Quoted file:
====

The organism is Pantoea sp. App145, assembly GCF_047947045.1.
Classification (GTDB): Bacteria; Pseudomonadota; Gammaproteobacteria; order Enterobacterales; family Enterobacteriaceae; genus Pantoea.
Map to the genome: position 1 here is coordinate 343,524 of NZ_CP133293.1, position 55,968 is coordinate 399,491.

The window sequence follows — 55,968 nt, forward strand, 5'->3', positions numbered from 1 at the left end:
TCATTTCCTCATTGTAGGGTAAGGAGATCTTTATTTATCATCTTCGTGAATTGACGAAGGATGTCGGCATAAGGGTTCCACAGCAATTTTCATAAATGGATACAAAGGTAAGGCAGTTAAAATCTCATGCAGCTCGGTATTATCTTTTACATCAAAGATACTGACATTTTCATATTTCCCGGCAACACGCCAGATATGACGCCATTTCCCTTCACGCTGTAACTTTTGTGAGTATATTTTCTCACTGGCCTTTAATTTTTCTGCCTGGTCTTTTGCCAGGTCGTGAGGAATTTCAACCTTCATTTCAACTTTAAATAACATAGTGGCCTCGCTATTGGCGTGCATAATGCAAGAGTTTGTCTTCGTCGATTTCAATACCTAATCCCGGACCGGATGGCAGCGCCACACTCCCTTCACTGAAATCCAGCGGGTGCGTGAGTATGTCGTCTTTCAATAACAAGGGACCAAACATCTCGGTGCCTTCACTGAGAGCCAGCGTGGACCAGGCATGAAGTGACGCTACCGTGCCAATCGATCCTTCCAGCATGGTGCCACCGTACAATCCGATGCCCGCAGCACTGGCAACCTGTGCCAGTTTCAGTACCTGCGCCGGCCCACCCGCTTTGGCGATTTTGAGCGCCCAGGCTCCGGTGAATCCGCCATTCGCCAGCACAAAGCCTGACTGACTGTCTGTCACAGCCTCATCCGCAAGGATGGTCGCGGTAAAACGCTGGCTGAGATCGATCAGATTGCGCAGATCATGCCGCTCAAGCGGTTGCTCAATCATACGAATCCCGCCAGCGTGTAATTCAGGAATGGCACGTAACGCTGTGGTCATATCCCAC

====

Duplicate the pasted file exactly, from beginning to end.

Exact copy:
The organism is Pantoea sp. App145, assembly GCF_047947045.1.
Classification (GTDB): Bacteria; Pseudomonadota; Gammaproteobacteria; order Enterobacterales; family Enterobacteriaceae; genus Pantoea.
Map to the genome: position 1 here is coordinate 343,524 of NZ_CP133293.1, position 55,968 is coordinate 399,491.

The window sequence follows — 55,968 nt, forward strand, 5'->3', positions numbered from 1 at the left end:
TCATTTCCTCATTGTAGGGTAAGGAGATCTTTATTTATCATCTTCGTGAATTGACGAAGGATGTCGGCATAAGGGTTCCACAGCAATTTTCATAAATGGATACAAAGGTAAGGCAGTTAAAATCTCATGCAGCTCGGTATTATCTTTTACATCAAAGATACTGACATTTTCATATTTCCCGGCAACACGCCAGATATGACGCCATTTCCCTTCACGCTGTAACTTTTGTGAGTATATTTTCTCACTGGCCTTTAATTTTTCTGCCTGGTCTTTTGCCAGGTCGTGAGGAATTTCAACCTTCATTTCAACTTTAAATAACATAGTGGCCTCGCTATTGGCGTGCATAATGCAAGAGTTTGTCTTCGTCGATTTCAATACCTAATCCCGGACCGGATGGCAGCGCCACACTCCCTTCACTGAAATCCAGCGGGTGCGTGAGTATGTCGTCTTTCAATAACAAGGGACCAAACATCTCGGTGCCTTCACTGAGAGCCAGCGTGGACCAGGCATGAAGTGACGCTACCGTGCCAATCGATCCTTCCAGCATGGTGCCACCGTACAATCCGATGCCCGCAGCACTGGCAACCTGTGCCAGTTTCAGTACCTGCGCCGGCCCACCCGCTTTGGCGATTTTGAGCGCCCAGGCTCCGGTGAATCCGCCATTCGCCAGCACAAAGCCTGACTGACTGTCTGTCACAGCCTCATCCGCAAGGATGGTCGCGGTAAAACGCTGGCTGAGATCGATCAGATTGCGCAGATCATGCCGCTCAAGCGGTTGCTCAATCATACGAATCCCGCCAGCGTGTAATTCAGGAATGGCACGTAACGCTGTGGTCATATCCCAC